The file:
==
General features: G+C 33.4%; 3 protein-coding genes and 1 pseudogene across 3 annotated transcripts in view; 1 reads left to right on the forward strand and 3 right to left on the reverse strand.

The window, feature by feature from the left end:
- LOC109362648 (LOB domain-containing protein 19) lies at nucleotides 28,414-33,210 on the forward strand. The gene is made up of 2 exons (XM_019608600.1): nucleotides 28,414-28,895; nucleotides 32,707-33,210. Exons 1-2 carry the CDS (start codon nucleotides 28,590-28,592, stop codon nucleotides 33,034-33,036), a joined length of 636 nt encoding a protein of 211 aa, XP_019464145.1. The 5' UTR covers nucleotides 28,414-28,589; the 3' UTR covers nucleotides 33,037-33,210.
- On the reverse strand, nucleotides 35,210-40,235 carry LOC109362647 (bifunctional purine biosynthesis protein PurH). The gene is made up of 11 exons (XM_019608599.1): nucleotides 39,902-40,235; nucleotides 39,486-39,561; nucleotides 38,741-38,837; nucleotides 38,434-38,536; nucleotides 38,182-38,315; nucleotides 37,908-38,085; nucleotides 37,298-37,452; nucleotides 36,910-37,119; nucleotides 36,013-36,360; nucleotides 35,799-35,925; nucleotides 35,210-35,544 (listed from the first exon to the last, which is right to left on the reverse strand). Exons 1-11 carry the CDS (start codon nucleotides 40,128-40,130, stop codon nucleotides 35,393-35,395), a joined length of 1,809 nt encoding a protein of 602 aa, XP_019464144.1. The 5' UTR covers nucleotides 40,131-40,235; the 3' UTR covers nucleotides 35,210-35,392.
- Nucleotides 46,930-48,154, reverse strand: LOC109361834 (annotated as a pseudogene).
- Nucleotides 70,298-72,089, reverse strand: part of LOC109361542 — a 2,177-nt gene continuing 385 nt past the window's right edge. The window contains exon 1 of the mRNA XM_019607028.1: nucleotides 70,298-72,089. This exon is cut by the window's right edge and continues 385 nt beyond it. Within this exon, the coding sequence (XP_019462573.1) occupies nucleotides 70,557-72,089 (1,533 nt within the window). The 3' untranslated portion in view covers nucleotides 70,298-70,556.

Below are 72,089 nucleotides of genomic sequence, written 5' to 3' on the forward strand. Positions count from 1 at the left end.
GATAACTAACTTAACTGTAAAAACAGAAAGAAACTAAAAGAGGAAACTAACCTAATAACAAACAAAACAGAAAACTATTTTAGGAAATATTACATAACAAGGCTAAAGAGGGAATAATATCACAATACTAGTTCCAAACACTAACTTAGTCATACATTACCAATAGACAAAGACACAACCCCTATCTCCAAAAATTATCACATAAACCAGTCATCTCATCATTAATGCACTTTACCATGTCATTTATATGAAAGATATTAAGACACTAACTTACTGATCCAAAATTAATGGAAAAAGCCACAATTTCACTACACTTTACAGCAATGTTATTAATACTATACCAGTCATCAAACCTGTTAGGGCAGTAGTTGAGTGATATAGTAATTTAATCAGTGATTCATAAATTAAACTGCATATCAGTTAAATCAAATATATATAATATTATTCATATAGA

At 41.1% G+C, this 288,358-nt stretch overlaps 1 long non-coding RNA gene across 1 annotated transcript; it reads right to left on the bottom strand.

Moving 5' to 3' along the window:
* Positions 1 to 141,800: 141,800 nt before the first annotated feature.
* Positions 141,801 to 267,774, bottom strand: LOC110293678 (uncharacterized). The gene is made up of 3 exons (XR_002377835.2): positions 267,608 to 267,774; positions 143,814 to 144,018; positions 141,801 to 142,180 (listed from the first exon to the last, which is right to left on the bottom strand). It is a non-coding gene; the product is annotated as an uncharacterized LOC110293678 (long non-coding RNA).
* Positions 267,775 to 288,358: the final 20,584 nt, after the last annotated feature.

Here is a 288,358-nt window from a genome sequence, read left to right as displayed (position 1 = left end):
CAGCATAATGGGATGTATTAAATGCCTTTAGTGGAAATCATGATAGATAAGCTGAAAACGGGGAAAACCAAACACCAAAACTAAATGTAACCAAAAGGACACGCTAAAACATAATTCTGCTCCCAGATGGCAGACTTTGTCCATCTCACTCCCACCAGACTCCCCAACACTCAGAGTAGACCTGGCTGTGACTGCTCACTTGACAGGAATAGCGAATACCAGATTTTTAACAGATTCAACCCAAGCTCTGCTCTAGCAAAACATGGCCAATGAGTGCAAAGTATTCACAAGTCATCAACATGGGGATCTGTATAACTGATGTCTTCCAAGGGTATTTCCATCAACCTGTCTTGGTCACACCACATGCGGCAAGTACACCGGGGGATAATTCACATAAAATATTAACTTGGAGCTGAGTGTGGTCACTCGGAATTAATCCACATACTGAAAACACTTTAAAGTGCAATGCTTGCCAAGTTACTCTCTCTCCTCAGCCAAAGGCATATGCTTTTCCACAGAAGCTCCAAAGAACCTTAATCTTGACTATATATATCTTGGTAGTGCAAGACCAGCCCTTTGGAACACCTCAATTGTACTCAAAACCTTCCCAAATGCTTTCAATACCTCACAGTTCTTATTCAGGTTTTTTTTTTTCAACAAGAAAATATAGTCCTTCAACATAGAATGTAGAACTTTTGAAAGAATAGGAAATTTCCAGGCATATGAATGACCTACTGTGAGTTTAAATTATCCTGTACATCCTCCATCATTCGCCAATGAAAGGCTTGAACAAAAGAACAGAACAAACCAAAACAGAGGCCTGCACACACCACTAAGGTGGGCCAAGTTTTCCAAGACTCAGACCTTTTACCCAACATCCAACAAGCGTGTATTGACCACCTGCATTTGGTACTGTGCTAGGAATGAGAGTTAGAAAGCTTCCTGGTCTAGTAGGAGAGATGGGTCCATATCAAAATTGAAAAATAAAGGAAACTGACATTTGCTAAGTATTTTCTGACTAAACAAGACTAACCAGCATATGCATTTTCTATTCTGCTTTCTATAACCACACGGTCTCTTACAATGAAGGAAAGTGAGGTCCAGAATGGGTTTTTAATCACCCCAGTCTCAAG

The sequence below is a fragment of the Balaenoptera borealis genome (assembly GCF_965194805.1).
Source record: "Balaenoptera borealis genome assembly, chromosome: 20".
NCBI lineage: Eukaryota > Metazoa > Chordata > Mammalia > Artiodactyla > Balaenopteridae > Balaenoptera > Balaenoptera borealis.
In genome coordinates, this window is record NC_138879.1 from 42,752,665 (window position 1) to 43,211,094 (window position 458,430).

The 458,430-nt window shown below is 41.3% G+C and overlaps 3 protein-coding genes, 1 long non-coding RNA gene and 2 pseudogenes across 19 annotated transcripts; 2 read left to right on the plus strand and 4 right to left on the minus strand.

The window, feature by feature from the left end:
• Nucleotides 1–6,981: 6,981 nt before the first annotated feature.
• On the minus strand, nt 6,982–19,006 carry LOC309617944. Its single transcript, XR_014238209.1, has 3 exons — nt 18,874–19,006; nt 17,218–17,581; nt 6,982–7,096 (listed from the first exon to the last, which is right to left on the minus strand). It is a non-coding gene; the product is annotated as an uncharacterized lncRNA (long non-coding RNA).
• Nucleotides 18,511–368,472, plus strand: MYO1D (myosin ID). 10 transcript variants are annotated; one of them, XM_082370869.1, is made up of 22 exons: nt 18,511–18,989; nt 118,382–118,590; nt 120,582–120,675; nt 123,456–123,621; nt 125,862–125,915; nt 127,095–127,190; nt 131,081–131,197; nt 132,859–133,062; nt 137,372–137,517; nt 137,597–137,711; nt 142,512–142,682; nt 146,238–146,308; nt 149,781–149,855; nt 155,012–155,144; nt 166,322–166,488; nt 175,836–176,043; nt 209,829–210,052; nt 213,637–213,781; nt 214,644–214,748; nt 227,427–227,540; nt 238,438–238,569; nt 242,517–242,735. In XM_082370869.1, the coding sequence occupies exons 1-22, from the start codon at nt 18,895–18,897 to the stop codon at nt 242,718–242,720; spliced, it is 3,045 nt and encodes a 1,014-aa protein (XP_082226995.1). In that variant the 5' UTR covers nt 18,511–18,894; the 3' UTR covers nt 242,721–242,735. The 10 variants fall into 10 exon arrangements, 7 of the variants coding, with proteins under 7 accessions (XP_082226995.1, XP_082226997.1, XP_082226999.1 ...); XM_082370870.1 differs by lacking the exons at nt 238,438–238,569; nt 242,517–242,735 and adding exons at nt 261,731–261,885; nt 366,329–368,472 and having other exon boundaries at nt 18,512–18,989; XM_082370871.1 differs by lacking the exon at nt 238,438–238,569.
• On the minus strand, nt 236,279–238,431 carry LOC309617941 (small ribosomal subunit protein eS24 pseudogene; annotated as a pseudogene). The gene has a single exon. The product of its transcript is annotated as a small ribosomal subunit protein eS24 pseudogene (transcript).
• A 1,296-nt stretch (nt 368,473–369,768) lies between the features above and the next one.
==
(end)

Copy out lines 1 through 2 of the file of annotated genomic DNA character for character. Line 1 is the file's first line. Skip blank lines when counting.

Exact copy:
General features: G+C 33.4%; 3 protein-coding genes and 1 pseudogene across 3 annotated transcripts in view; 1 reads left to right on the forward strand and 3 right to left on the reverse strand.

The window, feature by feature from the left end: